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|Also Known As:||Aristotle Savalas||Died:||January 22, 1994|
|Born:||January 21, 1924||Cause of Death:||prostate cancer|
|Birth Place:||Garden City, New York, USA||Profession:||Cast ... actor screenwriter news producer director radio newscaster executive singer|
Already one of Hollywoodâ¿¿s more versatile character actors, equally believable as a stalwart hero or sadistic villain, Telly Savalas later achieved pop-culture immortality as the bald, lollipop-chomping cop "Kojak" (CBS, 1973-78). Savalas had already gained a lifetime of experience with a three-year stint in the Army during WWII, work for the U.S. Information Services and at ABC News by the time he began his acting career in his late-thirties. Spotted in a TV performance by Burt Lancaster, Savalas was cast in the movie starâ¿¿s next two feature films, "The Young Savages" (1961) and "The Birdman of Alcatraz" (1962). From there, it was on to a steady string of appearances, often as the bad guy, in notable films like "The Dirty Dozen" (1967), "On Her Majestyâ¿¿s Secret Service" (1969) and "Kellyâ¿¿s Heroes" (1970). But it was his lengthy run on television as the eponymous police detective "Kojak" that made the actor a bona fide star of truly iconic status, with his tagline of "Who loves ya, baby!" entering the common vernacular, and his clean-shaven head serving as an inspiration to follicley-challenged men everywhere. Although he continued to work in various film projects during and after his series, the role of Kojak was one he would happily return to time and again over the years. Few actors could lay claim to a career as lengthy and diverse as the one enjoyed by Savalas for more than 30 years â¿¿ fewer still, could bring to life a character as indelible as Lt. Theo Kojak.
Born Aristotle Savalas on Jan. 21, 1922 in Garden City NY, "Telly" was the second oldest of five children born to Greek immigrants Nicholas and Christina Savalas. After the familyâ¿¿s restaurant business fell on hard times after the Great Depression, Savalas and his four siblings did what they could to help provide, including selling newspapers and shining shoes at NYCâ¿¿s Penn Station. By all accounts, Savalas was a precocious teenager but also a conscientious worker who spent summers as a life guard on the beaches of Long Island. After graduating from Sewanhaka High School in 1940, he enlisted in the U.S. Army in 1941. For his service during World War II, Savalas earned a Purple Heart before being discharged after a serious car accident which occurred while on leave in 1943. He later attended classes at the Armed Forces Institute, where he studied radio and television production, then continued his studies at Columbia University School of General Studies, from which he graduated in 1946. Savalas went on to work as a producer at the U.S. Information Agency and later for WABC news in a similar capacity. His work at the station quickly grew in scope, eventually earning him a spot as executive producer and host of the popular "Tellyâ¿¿s Coffee House," for which he earned a Peabody Award.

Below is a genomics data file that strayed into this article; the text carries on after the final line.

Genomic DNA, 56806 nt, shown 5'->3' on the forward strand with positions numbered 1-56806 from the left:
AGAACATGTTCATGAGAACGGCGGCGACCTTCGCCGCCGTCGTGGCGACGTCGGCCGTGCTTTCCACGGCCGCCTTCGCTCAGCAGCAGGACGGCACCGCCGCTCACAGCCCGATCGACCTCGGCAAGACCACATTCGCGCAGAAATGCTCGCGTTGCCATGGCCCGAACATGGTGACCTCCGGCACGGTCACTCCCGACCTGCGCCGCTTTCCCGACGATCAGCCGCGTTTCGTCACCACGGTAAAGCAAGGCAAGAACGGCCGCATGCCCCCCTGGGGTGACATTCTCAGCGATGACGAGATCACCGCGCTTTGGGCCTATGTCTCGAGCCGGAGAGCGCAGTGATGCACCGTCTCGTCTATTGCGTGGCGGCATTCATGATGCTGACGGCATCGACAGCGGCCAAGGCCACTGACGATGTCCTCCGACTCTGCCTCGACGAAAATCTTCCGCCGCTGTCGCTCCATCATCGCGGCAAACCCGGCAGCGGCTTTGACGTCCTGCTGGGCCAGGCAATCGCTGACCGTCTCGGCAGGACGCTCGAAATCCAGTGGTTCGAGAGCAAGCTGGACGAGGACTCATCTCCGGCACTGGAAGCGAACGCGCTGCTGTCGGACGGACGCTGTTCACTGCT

By the late-1950s, Savalas had begun his transition into acting, and before long accrued a number of guest-starring appearances on such acclaimed anthology series as "Sunday Showcase" (NBC, 1959-1960) and "Armstrong Circle Theater" (NBC, 1950-57; CBS, 1958-1963). It was, however, his performance as mob kingpin Lucky Luciano in the crime docudrama series "The Witness" (CBS, 1960-61) that truly changed his fortunes as an actor. Savalasâ¿¿ performance as the mob boss so impressed movie star Burt Lancaster, that he asked to have Savalas cast in a prominent role for his upcoming crime melodrama "The Young Savages" (1961). Apparently, the collaboration was a good one. So much so that Lancaster brought the neophyte actor back for his next feature, the prison biopic "The Birdman of Alcatraz" (1962). Savalasâ¿¿ venomous portrayal of the sadistic Feto Gomez proved convincing enough to earn him an Oscar nomination for Best Supporting Actor that year. That same year he appeared alongside two more Hollywood heavyweights when he played a private investigator enlisted by attorney Gregory Peck to scare off vengeful ex-con Robert Mitchum in the classic thriller "Cape Fear" (1962).
After an extended period of supporting roles in somewhat forgettable films like "The Interns" (1962) and guest spots on such series as "The Twilight Zone" (CBS, 1959-64), Savalas landed the weighty role of Pontius Pilate in director George Stevensâ¿¿ religious epic "The Greatest Story Ever Told" (1965). For his performance as the man who condemned Jesus to crucifixion, Stevens asked Savalas to shave his head completely bald. Although he disliked his role, the actor felt the clean scalp added character and helped him stand out from the crowd. Savalas had found the signature look he would maintain throughout the remainder of his career. That same year, he appeared opposite Omar Sharif in the historical action-adventure "Genghis Khan" (1965) and fought valiantly against all odds alongside Henry Fonda and Robert Shaw in the somewhat more factual WWII action drama "Battle of the Bulge" (1965). Tapping back into the sadism that informed his portrayal of Feto Gomez, Savalas next played a brutal sergeant tormenting the titular French Foreign Legionnaire in the underwhelming remake of the classic tale of adventure and sacrifice, "Beau Geste" (1966).